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A man, Henry, sits at a curb, holding a paper airplane with a crinkled nose.

An old, legless, black man, Alistair, in a wheelchair approaches from the street.

There is no traffic.

Alistair: What happened to your airplane?

Henry: It crashed.

Alistair glances over his shoulder in the direction from which he came.

Alistair: Crashed, huh? Planes are ‘bound to do that.


Alistair: You should probably get on outta here, you know that?

Henry: Yeah.

Alistair: You know what happened, right? You been sittin’ here the whole time?

A cloud of unnatural tan/grey dust begins to roll over them.

Henry: I know what happened.

Alistair: Then let’s get movin’.

Henry doesn’t move.

Alistair: Is it your airplane?

Henry: I made it myself, but it won’t fly. It just crashes.

There is a terrible groan.

Alistair: Let me see that.

Henry hands the crinkled paper airplane to Alistair.

Alistair: Your plane needs a logo.

He pulls clippings from the Sunday comic pages out of his jacket pocket. There is a clipping of Garfield, Donald Duck, and the Superman logo. He licks the back of each and pastes the images to the wing of the plane. He hands it back to Henry.

Alistair: There. It will fly again.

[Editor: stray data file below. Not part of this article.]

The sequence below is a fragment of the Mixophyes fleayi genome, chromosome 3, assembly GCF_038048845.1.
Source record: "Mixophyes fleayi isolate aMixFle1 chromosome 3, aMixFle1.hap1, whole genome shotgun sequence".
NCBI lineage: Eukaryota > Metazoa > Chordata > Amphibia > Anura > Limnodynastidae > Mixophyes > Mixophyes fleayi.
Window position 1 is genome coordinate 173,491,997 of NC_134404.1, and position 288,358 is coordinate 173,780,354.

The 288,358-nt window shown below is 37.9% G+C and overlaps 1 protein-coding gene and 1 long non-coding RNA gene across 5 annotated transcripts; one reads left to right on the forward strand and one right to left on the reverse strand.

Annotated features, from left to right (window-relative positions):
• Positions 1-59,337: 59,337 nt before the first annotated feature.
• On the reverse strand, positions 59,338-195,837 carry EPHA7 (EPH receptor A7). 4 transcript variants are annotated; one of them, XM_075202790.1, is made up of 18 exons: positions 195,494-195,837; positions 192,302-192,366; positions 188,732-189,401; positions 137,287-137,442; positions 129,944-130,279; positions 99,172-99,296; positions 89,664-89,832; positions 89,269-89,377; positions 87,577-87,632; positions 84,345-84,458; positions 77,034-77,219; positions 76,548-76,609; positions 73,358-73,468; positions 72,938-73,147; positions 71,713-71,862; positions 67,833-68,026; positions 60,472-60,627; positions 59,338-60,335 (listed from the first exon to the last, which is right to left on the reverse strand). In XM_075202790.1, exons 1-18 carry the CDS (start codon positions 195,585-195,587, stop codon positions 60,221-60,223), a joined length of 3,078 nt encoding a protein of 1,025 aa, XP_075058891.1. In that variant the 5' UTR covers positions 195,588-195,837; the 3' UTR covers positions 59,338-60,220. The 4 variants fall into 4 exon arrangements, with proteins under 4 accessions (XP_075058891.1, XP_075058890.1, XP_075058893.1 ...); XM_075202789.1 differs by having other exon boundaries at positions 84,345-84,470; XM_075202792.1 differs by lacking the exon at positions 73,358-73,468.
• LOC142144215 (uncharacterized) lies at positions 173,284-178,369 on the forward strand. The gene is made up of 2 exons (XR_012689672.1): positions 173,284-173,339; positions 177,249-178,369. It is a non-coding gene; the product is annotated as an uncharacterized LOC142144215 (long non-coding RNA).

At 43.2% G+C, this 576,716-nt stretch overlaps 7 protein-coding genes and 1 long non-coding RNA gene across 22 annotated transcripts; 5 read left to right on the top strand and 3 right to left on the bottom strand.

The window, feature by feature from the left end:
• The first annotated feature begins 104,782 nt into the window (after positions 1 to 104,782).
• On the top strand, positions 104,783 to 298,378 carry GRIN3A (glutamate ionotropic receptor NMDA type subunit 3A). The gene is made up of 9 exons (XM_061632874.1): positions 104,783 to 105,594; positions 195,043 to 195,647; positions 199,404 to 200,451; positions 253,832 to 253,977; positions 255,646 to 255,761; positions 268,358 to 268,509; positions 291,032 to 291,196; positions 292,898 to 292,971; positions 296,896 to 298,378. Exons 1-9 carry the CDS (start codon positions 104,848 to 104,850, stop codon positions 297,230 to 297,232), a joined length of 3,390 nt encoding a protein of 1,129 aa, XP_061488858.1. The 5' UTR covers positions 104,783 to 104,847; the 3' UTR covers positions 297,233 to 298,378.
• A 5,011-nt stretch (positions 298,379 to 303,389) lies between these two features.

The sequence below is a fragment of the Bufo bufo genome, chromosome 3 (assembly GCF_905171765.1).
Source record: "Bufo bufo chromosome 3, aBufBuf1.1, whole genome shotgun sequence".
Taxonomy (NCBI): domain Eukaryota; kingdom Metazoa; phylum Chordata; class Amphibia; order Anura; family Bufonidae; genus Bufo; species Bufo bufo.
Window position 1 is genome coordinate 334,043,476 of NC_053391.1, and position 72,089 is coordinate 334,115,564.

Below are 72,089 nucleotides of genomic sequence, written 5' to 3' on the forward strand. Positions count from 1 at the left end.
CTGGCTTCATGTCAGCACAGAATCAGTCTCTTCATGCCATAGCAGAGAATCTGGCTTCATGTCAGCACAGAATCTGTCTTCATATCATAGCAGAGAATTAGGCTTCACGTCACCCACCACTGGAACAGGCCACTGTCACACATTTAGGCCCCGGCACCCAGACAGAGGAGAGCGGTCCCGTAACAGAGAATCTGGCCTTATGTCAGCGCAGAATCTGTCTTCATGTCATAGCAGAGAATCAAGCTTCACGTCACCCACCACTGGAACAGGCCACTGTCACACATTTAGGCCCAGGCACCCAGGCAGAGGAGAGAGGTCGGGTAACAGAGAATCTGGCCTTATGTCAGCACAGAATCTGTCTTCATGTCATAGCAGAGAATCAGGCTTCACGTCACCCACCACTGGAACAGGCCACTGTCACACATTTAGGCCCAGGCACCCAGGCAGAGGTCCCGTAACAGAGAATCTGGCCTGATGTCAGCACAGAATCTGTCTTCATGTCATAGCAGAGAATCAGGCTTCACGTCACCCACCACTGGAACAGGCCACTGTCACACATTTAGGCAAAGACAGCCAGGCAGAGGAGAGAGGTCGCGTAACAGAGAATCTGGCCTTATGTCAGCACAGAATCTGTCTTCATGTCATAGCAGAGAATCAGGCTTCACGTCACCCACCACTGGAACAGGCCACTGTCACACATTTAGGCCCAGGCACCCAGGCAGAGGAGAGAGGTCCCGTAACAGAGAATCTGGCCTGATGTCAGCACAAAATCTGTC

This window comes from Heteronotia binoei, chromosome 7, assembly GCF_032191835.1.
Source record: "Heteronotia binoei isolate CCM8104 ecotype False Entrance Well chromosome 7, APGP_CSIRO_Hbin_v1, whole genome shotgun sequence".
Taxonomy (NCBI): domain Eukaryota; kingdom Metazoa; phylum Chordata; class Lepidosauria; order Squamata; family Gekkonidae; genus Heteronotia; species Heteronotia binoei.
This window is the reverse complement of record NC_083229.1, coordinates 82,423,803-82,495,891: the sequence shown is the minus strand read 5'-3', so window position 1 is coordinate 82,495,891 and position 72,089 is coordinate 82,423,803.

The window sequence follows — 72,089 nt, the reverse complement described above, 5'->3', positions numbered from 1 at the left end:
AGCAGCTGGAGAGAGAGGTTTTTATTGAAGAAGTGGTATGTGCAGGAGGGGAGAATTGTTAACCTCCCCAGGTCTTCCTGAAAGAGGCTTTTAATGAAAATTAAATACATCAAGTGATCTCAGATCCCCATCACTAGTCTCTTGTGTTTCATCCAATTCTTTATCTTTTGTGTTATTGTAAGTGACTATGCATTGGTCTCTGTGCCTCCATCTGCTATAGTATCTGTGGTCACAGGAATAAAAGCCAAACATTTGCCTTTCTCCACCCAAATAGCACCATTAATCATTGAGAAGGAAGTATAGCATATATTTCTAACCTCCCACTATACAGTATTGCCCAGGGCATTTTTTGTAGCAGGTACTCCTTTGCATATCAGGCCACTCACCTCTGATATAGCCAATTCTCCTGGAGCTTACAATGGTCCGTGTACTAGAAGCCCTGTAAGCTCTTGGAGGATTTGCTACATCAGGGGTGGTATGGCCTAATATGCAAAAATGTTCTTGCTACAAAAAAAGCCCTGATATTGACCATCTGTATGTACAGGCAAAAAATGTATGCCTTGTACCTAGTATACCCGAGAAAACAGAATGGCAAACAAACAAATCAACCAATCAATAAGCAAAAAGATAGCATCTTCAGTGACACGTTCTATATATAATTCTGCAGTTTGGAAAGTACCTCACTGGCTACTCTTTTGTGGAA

Henry: Are you sure?

Alistair: Mostly. Now push me.

Henry stands and pushes Alistair through the thick dust cloud, away from the noise and terror.


Actually to Warren Ellis.

Without delving too deeply into my personal life, I’ve had a career reboot recently. I have been uncomfortable for quite some time professionally. But as of late, I’ve been able to distill this discontent into a slightly less murky plan.

No details of the plan spilled here, but I’m excited to say I have a title/concept/starting place/springboard. And I have Warren Ellis to thank thru Wil Wheaton.

Over on Wil’s excellent blog, he briefly links to a (new to me) concept called burst culture.

Zip over to Warren’s blog and zing…there is an explanation of the burst idea. His thoughts…

“Every day, millions of people download single lumps of data that take them three minutes to consume. They’re called mp3s. It’s a burst culture. Embrace the idea for a while.”

Out of this comes a new exercise for me. Quick 100 word play snippets. Daily (or near daily) as a process for learning more about my own writing process. Eventually, other people’s snippets.

Growth, development, new playwriting. Short bursts.

Burst is playwriting in easy to swallow portions.


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